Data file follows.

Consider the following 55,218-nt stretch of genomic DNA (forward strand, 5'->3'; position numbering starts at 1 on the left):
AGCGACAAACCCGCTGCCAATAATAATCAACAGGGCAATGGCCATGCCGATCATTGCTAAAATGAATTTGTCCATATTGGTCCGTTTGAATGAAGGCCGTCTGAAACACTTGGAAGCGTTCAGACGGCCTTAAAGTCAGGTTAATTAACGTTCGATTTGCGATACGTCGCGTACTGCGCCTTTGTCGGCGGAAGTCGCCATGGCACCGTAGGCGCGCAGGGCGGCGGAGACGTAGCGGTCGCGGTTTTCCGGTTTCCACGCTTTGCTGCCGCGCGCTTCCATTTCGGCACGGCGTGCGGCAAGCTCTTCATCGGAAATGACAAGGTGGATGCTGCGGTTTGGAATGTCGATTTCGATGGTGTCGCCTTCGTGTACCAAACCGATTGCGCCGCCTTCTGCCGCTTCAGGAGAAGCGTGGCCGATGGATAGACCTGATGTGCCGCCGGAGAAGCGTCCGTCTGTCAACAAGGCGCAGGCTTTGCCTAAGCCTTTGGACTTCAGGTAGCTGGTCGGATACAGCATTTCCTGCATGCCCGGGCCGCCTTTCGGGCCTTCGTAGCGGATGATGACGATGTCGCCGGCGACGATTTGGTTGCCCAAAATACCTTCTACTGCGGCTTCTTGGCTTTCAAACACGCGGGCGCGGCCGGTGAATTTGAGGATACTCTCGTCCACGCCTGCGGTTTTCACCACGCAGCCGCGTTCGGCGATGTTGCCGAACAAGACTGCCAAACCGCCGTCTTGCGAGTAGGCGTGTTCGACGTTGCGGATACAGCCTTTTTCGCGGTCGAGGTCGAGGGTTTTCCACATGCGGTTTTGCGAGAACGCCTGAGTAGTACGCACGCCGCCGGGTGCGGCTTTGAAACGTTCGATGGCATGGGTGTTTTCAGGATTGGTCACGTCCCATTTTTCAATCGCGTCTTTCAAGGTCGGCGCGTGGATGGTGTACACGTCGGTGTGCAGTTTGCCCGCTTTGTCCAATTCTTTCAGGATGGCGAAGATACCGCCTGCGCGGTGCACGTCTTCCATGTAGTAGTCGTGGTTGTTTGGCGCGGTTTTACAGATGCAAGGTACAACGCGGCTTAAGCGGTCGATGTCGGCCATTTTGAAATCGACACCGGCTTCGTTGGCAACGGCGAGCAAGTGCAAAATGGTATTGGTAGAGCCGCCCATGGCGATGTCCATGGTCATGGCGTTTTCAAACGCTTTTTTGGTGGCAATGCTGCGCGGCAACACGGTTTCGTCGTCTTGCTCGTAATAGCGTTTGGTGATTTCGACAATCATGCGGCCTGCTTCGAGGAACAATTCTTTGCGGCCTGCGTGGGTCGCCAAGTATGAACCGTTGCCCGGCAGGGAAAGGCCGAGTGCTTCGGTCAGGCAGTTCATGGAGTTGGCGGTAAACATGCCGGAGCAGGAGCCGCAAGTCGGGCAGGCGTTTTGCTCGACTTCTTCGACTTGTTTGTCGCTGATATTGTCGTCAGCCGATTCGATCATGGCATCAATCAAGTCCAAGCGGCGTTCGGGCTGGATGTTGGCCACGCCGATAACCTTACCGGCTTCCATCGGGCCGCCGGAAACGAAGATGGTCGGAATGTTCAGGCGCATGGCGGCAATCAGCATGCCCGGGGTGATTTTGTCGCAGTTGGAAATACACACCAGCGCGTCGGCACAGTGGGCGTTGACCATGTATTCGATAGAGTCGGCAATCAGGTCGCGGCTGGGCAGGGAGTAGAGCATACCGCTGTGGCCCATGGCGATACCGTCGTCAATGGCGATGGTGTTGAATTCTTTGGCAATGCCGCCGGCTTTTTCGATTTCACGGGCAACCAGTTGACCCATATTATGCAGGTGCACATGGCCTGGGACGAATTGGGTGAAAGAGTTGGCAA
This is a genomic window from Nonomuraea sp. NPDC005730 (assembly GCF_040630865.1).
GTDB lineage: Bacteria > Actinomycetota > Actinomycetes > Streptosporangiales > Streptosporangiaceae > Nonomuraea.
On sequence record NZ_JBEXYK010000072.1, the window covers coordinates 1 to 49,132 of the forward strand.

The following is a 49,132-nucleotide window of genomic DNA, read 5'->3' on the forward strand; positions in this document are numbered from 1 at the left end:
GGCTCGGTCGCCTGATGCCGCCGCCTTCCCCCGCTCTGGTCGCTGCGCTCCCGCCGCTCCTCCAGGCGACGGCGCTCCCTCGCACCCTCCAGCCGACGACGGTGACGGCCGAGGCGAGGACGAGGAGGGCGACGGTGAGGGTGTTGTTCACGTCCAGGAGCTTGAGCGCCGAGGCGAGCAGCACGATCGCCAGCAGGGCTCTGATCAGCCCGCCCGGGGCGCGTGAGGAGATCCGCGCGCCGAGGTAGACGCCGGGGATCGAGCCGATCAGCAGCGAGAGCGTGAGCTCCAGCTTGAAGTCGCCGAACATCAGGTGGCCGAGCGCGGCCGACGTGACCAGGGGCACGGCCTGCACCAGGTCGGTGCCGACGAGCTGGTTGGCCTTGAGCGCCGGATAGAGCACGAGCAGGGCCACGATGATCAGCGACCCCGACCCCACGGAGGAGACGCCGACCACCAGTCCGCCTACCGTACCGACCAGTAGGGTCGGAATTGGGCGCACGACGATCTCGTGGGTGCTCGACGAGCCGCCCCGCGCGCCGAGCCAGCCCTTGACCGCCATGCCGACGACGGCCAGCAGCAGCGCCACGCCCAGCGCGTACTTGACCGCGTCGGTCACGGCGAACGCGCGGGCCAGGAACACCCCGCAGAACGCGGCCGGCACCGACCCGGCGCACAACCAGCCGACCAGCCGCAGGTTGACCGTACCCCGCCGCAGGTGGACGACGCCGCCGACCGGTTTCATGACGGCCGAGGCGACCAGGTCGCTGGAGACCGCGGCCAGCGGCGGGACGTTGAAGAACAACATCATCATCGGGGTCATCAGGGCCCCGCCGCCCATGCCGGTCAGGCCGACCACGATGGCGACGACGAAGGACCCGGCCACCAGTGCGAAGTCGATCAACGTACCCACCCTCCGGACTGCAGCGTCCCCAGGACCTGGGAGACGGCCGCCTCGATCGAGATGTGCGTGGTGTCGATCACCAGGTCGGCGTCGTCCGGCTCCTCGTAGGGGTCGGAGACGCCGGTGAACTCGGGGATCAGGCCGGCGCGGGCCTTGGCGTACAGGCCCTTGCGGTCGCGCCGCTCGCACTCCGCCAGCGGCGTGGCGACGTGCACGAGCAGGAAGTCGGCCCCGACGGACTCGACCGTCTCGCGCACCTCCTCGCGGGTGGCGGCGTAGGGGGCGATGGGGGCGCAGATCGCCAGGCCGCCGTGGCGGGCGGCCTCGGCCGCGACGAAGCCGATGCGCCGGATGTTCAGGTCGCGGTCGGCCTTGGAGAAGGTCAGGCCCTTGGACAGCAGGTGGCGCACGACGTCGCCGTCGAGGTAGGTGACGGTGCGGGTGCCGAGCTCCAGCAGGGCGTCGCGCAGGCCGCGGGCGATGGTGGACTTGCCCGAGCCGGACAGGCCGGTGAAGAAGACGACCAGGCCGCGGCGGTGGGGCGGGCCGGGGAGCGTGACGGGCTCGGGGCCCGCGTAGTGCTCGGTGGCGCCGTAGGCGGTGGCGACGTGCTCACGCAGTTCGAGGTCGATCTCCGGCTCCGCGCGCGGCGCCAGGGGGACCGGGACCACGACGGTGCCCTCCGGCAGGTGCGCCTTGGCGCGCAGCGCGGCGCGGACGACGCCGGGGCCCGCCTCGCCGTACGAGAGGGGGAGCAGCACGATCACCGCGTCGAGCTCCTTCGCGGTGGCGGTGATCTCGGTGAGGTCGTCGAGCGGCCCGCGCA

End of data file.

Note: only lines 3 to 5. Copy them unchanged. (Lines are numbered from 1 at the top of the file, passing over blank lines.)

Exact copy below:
This is a genomic window from Nonomuraea sp. NPDC005730 (assembly GCF_040630865.1).
GTDB lineage: Bacteria > Actinomycetota > Actinomycetes > Streptosporangiales > Streptosporangiaceae > Nonomuraea.
On sequence record NZ_JBEXYK010000072.1, the window covers coordinates 1 to 49,132 of the forward strand.